Top White House adviser: Meaningful climate action coming soon

While the Obama administration won’t put its weight behind a carbon tax, it is preparing to “take meaningful action” to prevent a warming planet, the top White House energy adviser said Wednesday.

Heather Zichal, the deputy assistant to the president for energy and climate change, said tackling the issue will be a top priority during President Barack Obama’s second term.

Obama knows this is a “legacy” issue and is “serious” about making climate change action “a second-term priority,” Zichal said at a forum organized by The New Republic. “We are poised to take meaningful action.”

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Zichal’s comments come as rumors swirl in Washington, D.C. about a possible administrative package of climate change policies to be unveiled as early as next month. That would make good on Obama’s state-of-the-union pledge to address the issue using his executive powers and through federal agencies if Congress fails to act.

Although Zichal didn’t outline specifics Wednesday, one big contender is a proposal to limit greenhouse gas emissions from existing power plants. The EPA already has proposed rules for new power plants, an initiative that has blunted utilities’ interest in constructing new coal-fired facilities. But that measure does nothing about existing power plants, some built decades ago, which account for roughly 40 percent of U.S. greenhouse gas emissions.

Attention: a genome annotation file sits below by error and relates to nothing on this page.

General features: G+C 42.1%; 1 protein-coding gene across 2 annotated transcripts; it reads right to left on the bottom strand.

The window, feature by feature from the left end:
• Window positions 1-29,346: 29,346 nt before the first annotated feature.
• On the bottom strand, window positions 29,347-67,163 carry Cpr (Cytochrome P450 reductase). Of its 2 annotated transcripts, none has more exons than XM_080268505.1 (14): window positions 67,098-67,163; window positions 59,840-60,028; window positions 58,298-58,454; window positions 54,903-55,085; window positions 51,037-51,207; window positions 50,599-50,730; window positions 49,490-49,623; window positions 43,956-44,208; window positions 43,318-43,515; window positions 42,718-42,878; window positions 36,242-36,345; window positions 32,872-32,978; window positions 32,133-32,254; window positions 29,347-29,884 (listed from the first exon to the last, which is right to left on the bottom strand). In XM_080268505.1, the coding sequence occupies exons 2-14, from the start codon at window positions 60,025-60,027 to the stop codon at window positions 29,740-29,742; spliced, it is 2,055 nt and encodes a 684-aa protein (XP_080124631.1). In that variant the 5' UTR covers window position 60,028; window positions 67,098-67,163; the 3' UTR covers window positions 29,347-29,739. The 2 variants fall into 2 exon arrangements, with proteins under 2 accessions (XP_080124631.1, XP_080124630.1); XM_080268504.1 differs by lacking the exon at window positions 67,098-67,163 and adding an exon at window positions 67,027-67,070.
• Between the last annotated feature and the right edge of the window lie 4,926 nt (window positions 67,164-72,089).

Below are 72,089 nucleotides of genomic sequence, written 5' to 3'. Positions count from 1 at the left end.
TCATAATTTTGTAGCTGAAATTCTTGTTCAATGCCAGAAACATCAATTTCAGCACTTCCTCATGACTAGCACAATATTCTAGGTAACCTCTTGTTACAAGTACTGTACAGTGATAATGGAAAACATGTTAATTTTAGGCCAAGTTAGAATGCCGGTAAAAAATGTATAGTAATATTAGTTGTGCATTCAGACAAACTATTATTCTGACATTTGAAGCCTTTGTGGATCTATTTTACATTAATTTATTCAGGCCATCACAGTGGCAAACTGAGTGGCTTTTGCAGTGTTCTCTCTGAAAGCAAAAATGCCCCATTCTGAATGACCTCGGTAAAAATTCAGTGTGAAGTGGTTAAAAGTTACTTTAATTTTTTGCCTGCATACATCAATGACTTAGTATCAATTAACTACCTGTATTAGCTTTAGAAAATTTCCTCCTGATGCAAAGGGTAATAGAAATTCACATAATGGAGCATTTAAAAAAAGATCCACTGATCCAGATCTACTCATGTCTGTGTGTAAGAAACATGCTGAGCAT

Environmentalists have said clamping down on emissions from existing power plants is one of the biggest steps Obama could take to tackle climate change. And the Obama administration has already committed to eventually limiting emissions from the existing fleet, as part of a 2010 legal settlement of a lawsuit brought by environmentalists.

But the move almost certainly would touch off an ugly battle with Congress, power utilities and coal supporters.

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While controversial, that approach would avoid another contentious idea: a carbon tax embedded into the price of goods and services.

“The president has not proposed and does not intend to propose a carbon tax,” Zichal said. Instead, “as a whole, the president is very focused on implementing common-sense policies to reduce our greenhouse gas emissions.”

Zichal emphasized that the White House has a number of “important tools that we are prepared to deploy.”

Beyond EPA action on greenhouse gas emissions, she cited Interior Department permitting of renewable energy projects on public lands and fuel economy standards.